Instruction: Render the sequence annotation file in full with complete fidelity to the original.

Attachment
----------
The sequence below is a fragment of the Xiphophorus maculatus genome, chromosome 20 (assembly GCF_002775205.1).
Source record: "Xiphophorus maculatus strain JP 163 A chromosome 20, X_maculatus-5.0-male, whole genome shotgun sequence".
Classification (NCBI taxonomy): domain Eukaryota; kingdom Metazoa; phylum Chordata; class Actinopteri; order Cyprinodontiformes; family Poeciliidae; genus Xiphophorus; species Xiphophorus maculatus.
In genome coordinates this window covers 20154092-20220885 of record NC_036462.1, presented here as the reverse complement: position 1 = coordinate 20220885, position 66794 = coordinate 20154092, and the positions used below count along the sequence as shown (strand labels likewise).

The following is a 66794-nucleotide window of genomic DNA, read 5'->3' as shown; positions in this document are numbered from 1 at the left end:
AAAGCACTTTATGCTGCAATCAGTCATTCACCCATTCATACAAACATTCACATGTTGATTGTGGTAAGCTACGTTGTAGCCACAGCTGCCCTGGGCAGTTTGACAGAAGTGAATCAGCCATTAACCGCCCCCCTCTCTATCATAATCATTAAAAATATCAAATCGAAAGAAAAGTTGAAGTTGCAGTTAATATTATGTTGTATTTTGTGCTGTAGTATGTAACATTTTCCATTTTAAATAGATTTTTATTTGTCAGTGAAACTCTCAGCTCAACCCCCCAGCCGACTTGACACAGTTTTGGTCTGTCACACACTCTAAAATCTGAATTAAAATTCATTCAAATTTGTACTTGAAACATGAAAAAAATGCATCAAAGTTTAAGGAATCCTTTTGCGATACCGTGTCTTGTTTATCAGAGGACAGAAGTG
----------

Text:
The sequence below is a fragment of the Xiphophorus maculatus genome, chromosome 20 (assembly GCF_002775205.1).
Source record: "Xiphophorus maculatus strain JP 163 A chromosome 20, X_maculatus-5.0-male, whole genome shotgun sequence".
Classification (NCBI taxonomy): domain Eukaryota; kingdom Metazoa; phylum Chordata; class Actinopteri; order Cyprinodontiformes; family Poeciliidae; genus Xiphophorus; species Xiphophorus maculatus.
In genome coordinates this window covers 20154092-20220885 of record NC_036462.1, presented here as the reverse complement: position 1 = coordinate 20220885, position 66794 = coordinate 20154092, and the positions used below count along the sequence as shown (strand labels likewise).

The following is a 66794-nucleotide window of genomic DNA, read 5'->3' as shown; positions in this document are numbered from 1 at the left end:
AAAGCACTTTATGCTGCAATCAGTCATTCACCCATTCATACAAACATTCACATGTTGATTGTGGTAAGCTACGTTGTAGCCACAGCTGCCCTGGGCAGTTTGACAGAAGTGAATCAGCCATTAACCGCCCCCCTCTCTATCATAATCATTAAAAATATCAAATCGAAAGAAAAGTTGAAGTTGCAGTTAATATTATGTTGTATTTTGTGCTGTAGTATGTAACATTTTCCATTTTAAATAGATTTTTATTTGTCAGTGAAACTCTCAGCTCAACCCCCCAGCCGACTTGACACAGTTTTGGTCTGTCACACACTCTAAAATCTGAATTAAAATTCATTCAAATTTGTACTTGAAACATGAAAAAAATGCATCAAAGTTTAAGGAATCCTTTTGCGATACCGTGTCTTGTTTATCAGAGGACAGAAGTG